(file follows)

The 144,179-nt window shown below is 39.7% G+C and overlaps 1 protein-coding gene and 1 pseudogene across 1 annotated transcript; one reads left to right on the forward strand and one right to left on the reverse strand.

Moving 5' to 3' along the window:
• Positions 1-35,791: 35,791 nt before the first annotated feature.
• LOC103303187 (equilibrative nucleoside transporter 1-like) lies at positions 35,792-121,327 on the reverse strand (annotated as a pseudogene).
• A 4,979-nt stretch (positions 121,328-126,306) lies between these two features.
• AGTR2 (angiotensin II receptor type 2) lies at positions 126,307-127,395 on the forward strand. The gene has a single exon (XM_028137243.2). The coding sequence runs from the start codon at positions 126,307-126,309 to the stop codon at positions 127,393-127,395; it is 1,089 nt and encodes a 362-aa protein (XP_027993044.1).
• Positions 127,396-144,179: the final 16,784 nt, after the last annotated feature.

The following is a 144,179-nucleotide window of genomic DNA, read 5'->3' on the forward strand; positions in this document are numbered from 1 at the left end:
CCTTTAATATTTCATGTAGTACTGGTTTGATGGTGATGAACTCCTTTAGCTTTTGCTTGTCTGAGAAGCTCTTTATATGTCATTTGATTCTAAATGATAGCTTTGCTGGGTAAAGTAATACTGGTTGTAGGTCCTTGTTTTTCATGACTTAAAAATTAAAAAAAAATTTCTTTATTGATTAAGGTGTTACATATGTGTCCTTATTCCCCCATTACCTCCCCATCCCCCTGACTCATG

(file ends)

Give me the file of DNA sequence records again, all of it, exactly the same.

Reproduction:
The 144,179-nt window shown below is 39.7% G+C and overlaps 1 protein-coding gene and 1 pseudogene across 1 annotated transcript; one reads left to right on the forward strand and one right to left on the reverse strand.

Moving 5' to 3' along the window:
• Positions 1-35,791: 35,791 nt before the first annotated feature.
• LOC103303187 (equilibrative nucleoside transporter 1-like) lies at positions 35,792-121,327 on the reverse strand (annotated as a pseudogene).
• A 4,979-nt stretch (positions 121,328-126,306) lies between these two features.
• AGTR2 (angiotensin II receptor type 2) lies at positions 126,307-127,395 on the forward strand. The gene has a single exon (XM_028137243.2). The coding sequence runs from the start codon at positions 126,307-126,309 to the stop codon at positions 127,393-127,395; it is 1,089 nt and encodes a 362-aa protein (XP_027993044.1).
• Positions 127,396-144,179: the final 16,784 nt, after the last annotated feature.

The following is a 144,179-nucleotide window of genomic DNA, read 5'->3' on the forward strand; positions in this document are numbered from 1 at the left end:
CCTTTAATATTTCATGTAGTACTGGTTTGATGGTGATGAACTCCTTTAGCTTTTGCTTGTCTGAGAAGCTCTTTATATGTCATTTGATTCTAAATGATAGCTTTGCTGGGTAAAGTAATACTGGTTGTAGGTCCTTGTTTTTCATGACTTAAAAATTAAAAAAAAATTTCTTTATTGATTAAGGTGTTACATATGTGTCCTTATTCCCCCATTACCTCCCCATCCCCCTGACTCATG